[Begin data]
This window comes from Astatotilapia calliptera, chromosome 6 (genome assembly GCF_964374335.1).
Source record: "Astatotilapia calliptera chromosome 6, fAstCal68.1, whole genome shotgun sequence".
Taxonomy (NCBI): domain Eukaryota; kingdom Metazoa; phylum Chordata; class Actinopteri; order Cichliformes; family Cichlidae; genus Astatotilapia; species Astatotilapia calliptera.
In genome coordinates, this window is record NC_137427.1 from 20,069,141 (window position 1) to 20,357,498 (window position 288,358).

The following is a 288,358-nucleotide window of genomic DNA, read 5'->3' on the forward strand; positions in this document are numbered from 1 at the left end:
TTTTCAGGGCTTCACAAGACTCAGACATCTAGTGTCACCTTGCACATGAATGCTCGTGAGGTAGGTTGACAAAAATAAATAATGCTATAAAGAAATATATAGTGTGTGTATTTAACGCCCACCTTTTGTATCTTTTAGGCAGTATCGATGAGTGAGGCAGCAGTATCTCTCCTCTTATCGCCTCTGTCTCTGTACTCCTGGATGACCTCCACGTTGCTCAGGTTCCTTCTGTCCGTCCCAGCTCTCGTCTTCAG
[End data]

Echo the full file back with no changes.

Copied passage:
This window comes from Astatotilapia calliptera, chromosome 6 (genome assembly GCF_964374335.1).
Source record: "Astatotilapia calliptera chromosome 6, fAstCal68.1, whole genome shotgun sequence".
Taxonomy (NCBI): domain Eukaryota; kingdom Metazoa; phylum Chordata; class Actinopteri; order Cichliformes; family Cichlidae; genus Astatotilapia; species Astatotilapia calliptera.
In genome coordinates, this window is record NC_137427.1 from 20,069,141 (window position 1) to 20,357,498 (window position 288,358).

The following is a 288,358-nucleotide window of genomic DNA, read 5'->3' on the forward strand; positions in this document are numbered from 1 at the left end:
TTTTCAGGGCTTCACAAGACTCAGACATCTAGTGTCACCTTGCACATGAATGCTCGTGAGGTAGGTTGACAAAAATAAATAATGCTATAAAGAAATATATAGTGTGTGTATTTAACGCCCACCTTTTGTATCTTTTAGGCAGTATCGATGAGTGAGGCAGCAGTATCTCTCCTCTTATCGCCTCTGTCTCTGTACTCCTGGATGACCTCCACGTTGCTCAGGTTCCTTCTGTCCGTCCCAGCTCTCGTCTTCAG